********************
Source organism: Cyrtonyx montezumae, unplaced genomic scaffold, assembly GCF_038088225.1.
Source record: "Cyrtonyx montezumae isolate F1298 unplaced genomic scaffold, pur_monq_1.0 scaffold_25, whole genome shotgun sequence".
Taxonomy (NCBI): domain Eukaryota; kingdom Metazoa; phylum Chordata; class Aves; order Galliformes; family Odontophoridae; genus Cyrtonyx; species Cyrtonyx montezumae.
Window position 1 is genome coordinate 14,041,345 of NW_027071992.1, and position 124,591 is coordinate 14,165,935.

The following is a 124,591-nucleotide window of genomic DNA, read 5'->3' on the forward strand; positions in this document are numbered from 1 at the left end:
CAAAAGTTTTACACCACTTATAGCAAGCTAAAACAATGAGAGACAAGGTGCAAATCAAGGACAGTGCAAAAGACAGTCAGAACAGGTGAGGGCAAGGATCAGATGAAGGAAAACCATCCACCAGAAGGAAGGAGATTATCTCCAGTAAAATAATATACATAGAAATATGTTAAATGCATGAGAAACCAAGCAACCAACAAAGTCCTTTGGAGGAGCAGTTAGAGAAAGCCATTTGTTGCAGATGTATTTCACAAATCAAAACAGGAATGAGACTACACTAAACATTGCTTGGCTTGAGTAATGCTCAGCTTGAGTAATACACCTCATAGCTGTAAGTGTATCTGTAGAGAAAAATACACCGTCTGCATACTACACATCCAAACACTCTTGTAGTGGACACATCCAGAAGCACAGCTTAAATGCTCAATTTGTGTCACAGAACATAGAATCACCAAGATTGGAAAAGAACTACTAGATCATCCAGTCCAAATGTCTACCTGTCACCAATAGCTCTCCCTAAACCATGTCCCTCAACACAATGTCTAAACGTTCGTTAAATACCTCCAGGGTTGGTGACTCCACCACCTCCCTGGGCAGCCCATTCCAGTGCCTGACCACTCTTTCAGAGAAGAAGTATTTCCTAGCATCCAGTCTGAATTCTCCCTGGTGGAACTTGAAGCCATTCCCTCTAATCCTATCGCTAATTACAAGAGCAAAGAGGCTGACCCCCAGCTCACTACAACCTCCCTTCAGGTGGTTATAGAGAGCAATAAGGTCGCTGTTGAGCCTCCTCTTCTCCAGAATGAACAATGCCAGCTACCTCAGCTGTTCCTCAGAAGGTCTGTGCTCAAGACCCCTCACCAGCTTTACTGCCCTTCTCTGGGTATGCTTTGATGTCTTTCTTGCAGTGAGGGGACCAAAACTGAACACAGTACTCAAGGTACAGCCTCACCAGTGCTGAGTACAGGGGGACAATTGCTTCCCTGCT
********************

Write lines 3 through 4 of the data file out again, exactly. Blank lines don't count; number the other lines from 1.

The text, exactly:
Taxonomy (NCBI): domain Eukaryota; kingdom Metazoa; phylum Chordata; class Aves; order Galliformes; family Odontophoridae; genus Cyrtonyx; species Cyrtonyx montezumae.
Window position 1 is genome coordinate 14,041,345 of NW_027071992.1, and position 124,591 is coordinate 14,165,935.